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    Neuropsychological predictors of functional disability in Gulf War Illness.
    (2021-07-30) Jia-Richards, Meilin, 1991-; Dolan, Sara Lynn.
    Functional disability refers to the degree to which a health condition impacts day-to-day physical, social, and emotional functioning. Veterans with Gulf War Illness (GWI) may be particularly at risk for developing high functional disability due to their illness. However, few have examined potential factors associated with functional disability in GWI. Cognitive impairment is potentially one determinant of functional disability. Moreover, cognitive impairment is one of the core symptoms of GWI. Thus, the current study proposed to examine neuropsychological and deployment-related correlates of functional disability in veterans with GWI. Data from N = 28 veterans with GWI were used for the current study. We hypothesized that three neuropsychological domains impaired in GWI—verbal memory, visuospatial ability, and working memory—would significantly predict functional disability over and above deployment trauma (probable PTSD and depressive symptoms). Hierarchical linear regression suggested our hypothesis was only partially supported. The combination of neuropsychological predictors did not account for a significant addition of variance (ΔR2 = .85, F(8, 25) = 1.73, p = .163), with deployment trauma accounting for the majority of variance (b = .43, SE = .05, p < .001). However, immediate visuospatial memory (b = -.02, SE = .01, p = .037) and visuospatial organizational ability (b = .01, SE = .00, p = .040) were both significantly associated with functional disability in the full model (R2 = .90, F(10, 17) = 14.55, p < .001). Our results suggest that veterans with GWI could benefit from treatment targeting both mental and cognitive health in addition to typical treatment targeting physical symptoms. Historically, veterans with GWI have struggled to find appropriate support and treatment for their illness. Identifying factors impacting their day-to-day functioning will help target resources to this underserved population.
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    Parental social support in children and adolescents : validation of the Interpersonal Resilience Inventory—Adolescent Version.
    (2021-08-04) Sherrill, Brittany N., 1992-; Sanford, Keith Philip.
    Objective The current objective is to validate a modified version of the Interpersonal Resilience Inventory (IRI) for use in a population of adolescents and to examine distinctions between constructs of positive and negative parent social support interactions in relation to affective and emotional regulation outcomes. Methods Participants were a total of N = 443 adolescents aged 10-15 that were current 6th through 8th grade students at two middle schools in urban areas in the United States. The sample was 36.8% male and 62.8% female; 61% non-Hispanic White, 36% Hispanic or Latino, 12% Black, 3.4% Asian, and 5% Other. Results Confirmatory factor analysis demonstrated good fit and high item loadings for a two-factor model. Item response theory analyses showed very high individual item discrimination and good test information across scales. Negative interactions were significantly more strongly related to negative affect and emotional regulation outcomes than were positive interactions; the same was true for positive interactions with positive affect. Negative interactions significantly contributed to all outcomes and were important in predicting outcomes over and above existing measures of general and parent-specific perceived support availability. Conclusion The IRI-A is a valid instrument for assessing distinct constructs of parent positive and negative social support. Future research should focus on the sensitivity of the instrument to change. Practice Implications By using the IRI to assess parent positive and negative interactions, it may be possible to detect and prioritize specific support behaviors for family interventions (i.e., negative interactions).
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    Lay beliefs of anxiety etiology as a cause of perceived anxiety controllability : an experimental evaluation.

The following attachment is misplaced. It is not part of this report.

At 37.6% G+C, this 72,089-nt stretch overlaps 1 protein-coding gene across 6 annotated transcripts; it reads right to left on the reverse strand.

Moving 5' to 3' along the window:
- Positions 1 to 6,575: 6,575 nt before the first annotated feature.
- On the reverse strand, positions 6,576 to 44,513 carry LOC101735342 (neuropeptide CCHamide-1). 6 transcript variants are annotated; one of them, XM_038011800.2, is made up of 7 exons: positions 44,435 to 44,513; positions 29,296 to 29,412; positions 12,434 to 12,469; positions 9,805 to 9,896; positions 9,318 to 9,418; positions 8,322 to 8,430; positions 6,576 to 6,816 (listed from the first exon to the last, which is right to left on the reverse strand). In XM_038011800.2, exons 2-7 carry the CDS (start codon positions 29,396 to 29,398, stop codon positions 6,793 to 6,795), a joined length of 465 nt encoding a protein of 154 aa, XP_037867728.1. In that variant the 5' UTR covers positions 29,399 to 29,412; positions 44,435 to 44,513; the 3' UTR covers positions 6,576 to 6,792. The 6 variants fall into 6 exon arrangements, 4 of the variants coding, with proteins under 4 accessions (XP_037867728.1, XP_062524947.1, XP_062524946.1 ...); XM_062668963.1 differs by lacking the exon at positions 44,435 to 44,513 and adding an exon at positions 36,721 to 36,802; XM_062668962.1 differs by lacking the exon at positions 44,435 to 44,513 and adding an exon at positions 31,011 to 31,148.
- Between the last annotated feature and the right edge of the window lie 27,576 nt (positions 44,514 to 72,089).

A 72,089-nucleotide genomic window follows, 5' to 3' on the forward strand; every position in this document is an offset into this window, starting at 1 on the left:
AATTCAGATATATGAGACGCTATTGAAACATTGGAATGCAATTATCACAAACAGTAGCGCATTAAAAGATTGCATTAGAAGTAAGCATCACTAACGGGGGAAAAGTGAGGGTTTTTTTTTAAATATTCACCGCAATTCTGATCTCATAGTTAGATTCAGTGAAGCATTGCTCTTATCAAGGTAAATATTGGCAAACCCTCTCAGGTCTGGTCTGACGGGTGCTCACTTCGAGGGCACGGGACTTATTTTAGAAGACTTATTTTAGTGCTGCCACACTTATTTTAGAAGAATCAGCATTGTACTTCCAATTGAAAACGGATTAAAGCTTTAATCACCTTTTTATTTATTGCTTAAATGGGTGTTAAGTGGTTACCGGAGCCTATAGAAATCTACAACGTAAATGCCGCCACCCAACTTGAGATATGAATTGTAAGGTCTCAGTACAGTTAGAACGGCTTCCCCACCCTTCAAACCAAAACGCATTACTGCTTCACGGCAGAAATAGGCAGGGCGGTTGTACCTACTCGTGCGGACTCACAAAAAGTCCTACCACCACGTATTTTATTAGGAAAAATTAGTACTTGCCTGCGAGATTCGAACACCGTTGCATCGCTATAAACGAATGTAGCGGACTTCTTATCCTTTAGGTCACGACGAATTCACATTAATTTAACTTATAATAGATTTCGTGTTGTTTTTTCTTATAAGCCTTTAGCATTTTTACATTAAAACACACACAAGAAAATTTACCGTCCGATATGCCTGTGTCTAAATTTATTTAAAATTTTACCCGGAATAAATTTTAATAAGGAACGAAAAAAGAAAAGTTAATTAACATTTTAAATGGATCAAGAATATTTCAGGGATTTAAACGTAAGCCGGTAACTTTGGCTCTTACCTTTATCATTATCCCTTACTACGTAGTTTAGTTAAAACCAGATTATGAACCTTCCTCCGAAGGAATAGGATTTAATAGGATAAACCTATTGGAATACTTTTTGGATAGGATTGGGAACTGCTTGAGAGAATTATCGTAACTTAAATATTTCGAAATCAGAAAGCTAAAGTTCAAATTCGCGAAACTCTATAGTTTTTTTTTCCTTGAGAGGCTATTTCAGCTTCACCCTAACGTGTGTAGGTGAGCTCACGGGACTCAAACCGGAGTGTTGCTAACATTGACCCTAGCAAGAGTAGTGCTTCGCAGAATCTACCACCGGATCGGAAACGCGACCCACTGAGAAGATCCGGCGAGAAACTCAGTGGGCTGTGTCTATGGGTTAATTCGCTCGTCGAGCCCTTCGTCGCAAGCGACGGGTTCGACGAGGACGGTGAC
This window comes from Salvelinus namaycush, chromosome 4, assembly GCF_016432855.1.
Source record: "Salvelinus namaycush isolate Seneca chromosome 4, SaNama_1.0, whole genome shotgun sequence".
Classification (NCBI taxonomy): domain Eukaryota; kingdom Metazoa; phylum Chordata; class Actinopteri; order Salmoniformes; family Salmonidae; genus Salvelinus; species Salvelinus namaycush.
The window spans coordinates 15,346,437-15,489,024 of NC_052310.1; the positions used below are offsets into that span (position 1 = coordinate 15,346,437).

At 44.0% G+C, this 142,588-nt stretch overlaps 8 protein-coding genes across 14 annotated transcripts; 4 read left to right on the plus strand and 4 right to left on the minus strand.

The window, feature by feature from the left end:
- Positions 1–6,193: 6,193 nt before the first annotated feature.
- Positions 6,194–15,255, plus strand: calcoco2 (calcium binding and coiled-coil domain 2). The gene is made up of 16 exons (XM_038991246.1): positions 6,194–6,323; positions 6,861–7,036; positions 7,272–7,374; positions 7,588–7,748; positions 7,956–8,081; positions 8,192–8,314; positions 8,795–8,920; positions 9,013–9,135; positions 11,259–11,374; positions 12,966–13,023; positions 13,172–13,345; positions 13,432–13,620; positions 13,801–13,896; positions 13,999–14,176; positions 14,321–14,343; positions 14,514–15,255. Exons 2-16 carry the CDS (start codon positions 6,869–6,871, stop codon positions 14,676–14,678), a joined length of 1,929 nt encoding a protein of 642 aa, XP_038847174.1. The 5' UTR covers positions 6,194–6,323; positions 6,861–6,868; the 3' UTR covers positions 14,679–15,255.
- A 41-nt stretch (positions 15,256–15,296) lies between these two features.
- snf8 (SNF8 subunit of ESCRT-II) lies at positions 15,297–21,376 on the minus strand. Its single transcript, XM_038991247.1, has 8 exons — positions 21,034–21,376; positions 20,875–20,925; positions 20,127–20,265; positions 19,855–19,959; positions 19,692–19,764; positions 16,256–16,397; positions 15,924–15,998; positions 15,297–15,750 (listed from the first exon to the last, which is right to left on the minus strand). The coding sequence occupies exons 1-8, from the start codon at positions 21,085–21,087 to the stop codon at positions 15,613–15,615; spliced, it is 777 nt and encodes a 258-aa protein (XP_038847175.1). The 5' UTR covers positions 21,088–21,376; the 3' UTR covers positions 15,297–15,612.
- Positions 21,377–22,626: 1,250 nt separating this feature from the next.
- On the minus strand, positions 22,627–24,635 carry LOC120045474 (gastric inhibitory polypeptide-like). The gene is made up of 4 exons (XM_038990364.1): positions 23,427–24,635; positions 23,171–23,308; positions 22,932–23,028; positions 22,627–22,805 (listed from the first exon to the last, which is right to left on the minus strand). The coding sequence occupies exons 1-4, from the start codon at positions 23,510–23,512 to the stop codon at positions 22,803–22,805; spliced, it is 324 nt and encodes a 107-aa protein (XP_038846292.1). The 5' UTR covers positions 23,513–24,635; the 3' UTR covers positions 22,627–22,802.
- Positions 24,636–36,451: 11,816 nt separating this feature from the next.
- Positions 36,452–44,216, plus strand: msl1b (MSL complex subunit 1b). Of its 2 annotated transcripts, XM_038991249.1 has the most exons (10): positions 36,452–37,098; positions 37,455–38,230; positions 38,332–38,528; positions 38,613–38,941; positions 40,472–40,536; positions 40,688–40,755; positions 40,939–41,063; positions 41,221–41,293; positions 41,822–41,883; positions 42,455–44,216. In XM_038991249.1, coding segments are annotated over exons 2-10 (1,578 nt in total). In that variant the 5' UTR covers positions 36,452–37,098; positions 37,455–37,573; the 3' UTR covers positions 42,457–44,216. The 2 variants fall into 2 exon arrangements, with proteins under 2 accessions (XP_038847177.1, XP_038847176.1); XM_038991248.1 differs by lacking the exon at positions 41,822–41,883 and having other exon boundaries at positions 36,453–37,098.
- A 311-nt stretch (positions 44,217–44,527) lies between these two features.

(2021-07-23) Kleinsasser, Anne L., 1987-; Fergus, Thomas A.
    Perceived controllability over the symptoms of anxiety is a key determinant of anxiety severity and an important target in the treatment of clinically severe anxiety. Perceived controllability of anxiety symptoms appears to be shaped partially through verbal persuasion; however, little is known about the origins of these beliefs. Extant findings indicate that the perceived controllability of other mental health concerns can be caused by exposure to etiological explanations. Specifically, exposure to biological and genetic explanations causes lower perceived symptom controllability, whereas exposure to psychological and social explanations does not impact perceived mental health controllability in this way. Despite these findings, this causal relationship remains unexamined with regard to anxiety. The present study aimed to provide the first test of the potentially causal relationship between exposure to biogenetic and psychosocial etiological explanations and perceived anxiety controllability. Participants were randomized to view one of two presentations about the etiology of anxiety and completed a self-report measure of anxiety controllability. Any relationship between etiological beliefs and perceived anxiety controllability was impossible to determine due to failure of the experimental manipulation to produce statistically significant differences between groups on a manipulation check. A model of naïve theory formation, perseverance, and change is used to compare methods of the current study with those of studies that effectively manipulated lay beliefs about mental health. Factors negatively impacting motivation for processing naïve theories and biases in processing of novel information are identified as potential causes of the manipulation failure in the present study. Future studies may successfully manipulate participants’ beliefs by motivating naïve theory processing, establishing an environment conducive to naïve theory processing, and presenting content likely to overcome biases in information processing.
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    Validity, reliability, and gender invariance of the Abbreviated Math Anxiety Scale (AMAS) in middle school students.
    (2021-07-01) Cohen, Lauren Adelyn, 1990-; Limbers, Christine A.
    Math anxiety is a common form of state anxiety that is associated with poorer math performance and achievement in children, adolescents, and young adults. It is also associated with avoidance of advanced education and career paths in STEM-related fields and is disproportionately higher in females than males across the lifespan. The Abbreviated Math Anxiety Scale (AMAS) is a brief self-report measure of math anxiety comprised of two subscales that has been shown to be a reliable and valid measure of math anxiety for elementary, high school, and college-aged students. The AMAS also demonstrates factorial invariance across gender in these populations, indicating that it can be used to compare mean score differences in males and females. Despite the importance of the middle school years on the trajectory of math anxiety, the psychometric properties of the AMAS have not yet been examined in a middle school population. The purpose of the current study was to address gaps in the literature by examining the reliability, validity, and gender invariance of the AMAS in middle school students. A group of 604 students from two middle schools in the Southern United States completed the AMAS in person or online, as well as measures of math anxiety, test anxiety, worry, attitudes towards math, positive affect and career interest in STEM fields. Confirmatory factor analyses and multigroup confirmatory factor analyses were conducted to assess the factor structure of the AMAS and test for factorial invariance across gender. Internal consistency reliability was assessed and correlations between the AMAS and other measures were examined to assess for convergent, and divergent validity. The AMAS demonstrated good internal consistency reliability, convergent and divergent validity, and factorial invariance across boys and girls in the middle school sample. A bifactor model provided a good fit for the data and an improved fit over unidimensional and bidimensional models. Results from the current study suggest that the AMAS is a valid and reliable measures of math anxiety for middle school students and can be used to measure differences in math anxiety between boys and girls in this population.